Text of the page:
National Suicide: Military Aid to the Soviet Union
You may read this book and think the author "dreamed a dream that could not be." For Antony Sutton, research fellow at the Hoover Institution, Stanford University, proves that there is no such thing as Soviet technology, only American and allied technology on Soviet soil. Technology that maimed and killed American boys in Korea and Vietnam.
Bridge building to Communist Russia is nothing new. It started early in 1918. With mountains of documentation Mr. Sutton shows that 90 to 95 percent of Soviet technology since 1918 has come from America and its allies . . . that we've built for, or sold, or traded, or given outright to the Communists everything from copper wiring and motor vehicles to combat tanks, missile equipment and computers . . . that we are today giving equipment to build the world 's largest heavy truck plant (output: 100,000 ten-ton trucks per year - more than all U.S. manufacturers produce in a year) . . . that "peaceful trade" is a myth . . . that to the Soviets all goods are strategic. All this, to create and maintain an enemy that we annually spend $80 billion to defend against.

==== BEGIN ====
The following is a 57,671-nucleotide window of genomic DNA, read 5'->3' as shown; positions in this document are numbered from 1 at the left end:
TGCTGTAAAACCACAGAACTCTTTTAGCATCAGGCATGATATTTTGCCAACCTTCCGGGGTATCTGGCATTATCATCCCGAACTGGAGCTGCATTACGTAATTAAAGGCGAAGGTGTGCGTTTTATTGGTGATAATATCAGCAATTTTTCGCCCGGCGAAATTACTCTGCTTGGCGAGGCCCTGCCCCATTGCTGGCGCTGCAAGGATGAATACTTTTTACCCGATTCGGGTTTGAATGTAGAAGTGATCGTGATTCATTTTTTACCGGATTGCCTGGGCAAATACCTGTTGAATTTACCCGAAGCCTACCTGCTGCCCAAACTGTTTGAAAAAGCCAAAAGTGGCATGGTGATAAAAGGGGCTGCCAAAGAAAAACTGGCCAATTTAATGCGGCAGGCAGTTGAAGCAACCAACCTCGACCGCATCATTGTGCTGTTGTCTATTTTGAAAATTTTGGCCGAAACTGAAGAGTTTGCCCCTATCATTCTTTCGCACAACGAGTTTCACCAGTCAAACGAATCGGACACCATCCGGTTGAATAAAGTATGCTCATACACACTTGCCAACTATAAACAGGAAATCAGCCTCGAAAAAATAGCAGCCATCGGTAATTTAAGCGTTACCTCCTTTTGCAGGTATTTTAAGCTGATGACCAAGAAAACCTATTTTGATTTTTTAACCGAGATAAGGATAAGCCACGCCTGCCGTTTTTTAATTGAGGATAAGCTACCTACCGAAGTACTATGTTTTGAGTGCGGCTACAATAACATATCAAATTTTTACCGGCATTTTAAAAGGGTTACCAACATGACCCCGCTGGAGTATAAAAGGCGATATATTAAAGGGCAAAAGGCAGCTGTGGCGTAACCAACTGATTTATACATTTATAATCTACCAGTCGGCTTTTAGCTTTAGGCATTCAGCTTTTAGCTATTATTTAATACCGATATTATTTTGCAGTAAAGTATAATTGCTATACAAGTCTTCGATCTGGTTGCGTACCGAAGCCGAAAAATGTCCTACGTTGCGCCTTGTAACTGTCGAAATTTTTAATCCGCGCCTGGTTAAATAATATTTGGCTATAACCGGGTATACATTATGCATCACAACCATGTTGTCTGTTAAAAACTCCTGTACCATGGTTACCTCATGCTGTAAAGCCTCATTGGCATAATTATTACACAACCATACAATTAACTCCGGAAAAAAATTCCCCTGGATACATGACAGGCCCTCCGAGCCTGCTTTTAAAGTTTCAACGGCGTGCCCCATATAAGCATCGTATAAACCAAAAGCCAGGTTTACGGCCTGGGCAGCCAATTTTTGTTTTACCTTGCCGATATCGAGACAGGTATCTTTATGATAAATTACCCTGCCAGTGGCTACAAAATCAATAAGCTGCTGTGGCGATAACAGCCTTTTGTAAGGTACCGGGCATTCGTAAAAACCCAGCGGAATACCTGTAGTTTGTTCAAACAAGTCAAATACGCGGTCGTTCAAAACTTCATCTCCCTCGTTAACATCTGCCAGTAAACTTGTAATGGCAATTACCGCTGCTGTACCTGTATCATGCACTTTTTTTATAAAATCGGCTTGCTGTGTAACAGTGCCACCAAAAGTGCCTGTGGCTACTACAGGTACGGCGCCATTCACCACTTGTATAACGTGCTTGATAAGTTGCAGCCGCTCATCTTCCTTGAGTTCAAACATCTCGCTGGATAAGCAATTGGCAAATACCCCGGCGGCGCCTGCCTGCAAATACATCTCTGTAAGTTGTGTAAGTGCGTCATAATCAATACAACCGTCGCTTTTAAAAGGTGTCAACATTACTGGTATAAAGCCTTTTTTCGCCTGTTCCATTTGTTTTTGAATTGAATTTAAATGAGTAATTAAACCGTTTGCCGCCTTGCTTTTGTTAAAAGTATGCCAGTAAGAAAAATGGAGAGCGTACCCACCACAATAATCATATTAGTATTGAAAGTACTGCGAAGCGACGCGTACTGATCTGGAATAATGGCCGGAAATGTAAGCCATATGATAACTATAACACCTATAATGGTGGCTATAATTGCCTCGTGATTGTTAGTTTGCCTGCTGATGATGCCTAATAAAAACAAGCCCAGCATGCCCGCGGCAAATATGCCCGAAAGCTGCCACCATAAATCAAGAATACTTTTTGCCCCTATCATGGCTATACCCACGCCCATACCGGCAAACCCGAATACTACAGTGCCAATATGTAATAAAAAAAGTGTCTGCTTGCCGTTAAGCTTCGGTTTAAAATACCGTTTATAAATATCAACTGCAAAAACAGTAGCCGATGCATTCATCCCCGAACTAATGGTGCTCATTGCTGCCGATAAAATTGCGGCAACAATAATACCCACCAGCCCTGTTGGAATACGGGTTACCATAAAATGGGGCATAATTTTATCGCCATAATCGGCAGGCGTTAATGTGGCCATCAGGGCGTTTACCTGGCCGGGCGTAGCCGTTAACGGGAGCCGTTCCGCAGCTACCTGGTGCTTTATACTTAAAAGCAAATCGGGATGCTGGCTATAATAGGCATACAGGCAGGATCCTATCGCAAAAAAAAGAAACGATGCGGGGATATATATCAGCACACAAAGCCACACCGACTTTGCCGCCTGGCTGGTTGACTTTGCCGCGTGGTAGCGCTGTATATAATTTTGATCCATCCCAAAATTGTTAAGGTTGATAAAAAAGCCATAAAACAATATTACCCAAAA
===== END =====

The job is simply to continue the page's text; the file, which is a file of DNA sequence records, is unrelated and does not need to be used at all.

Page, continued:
National Suicide, researched for over ten years, mentions scores of products passed on to the Soviets (down to the design specifications, in some cases). It fearlessly names the guilty manufacturers and politicians - right up to Presidents of the United States.
The government won't like this book. It blows the lid off information that has been kept from the public till now. But Americans weary of no-win wars and taxpayers repelled at subsidizing our enemy will hail this scholarly, gutsy volume.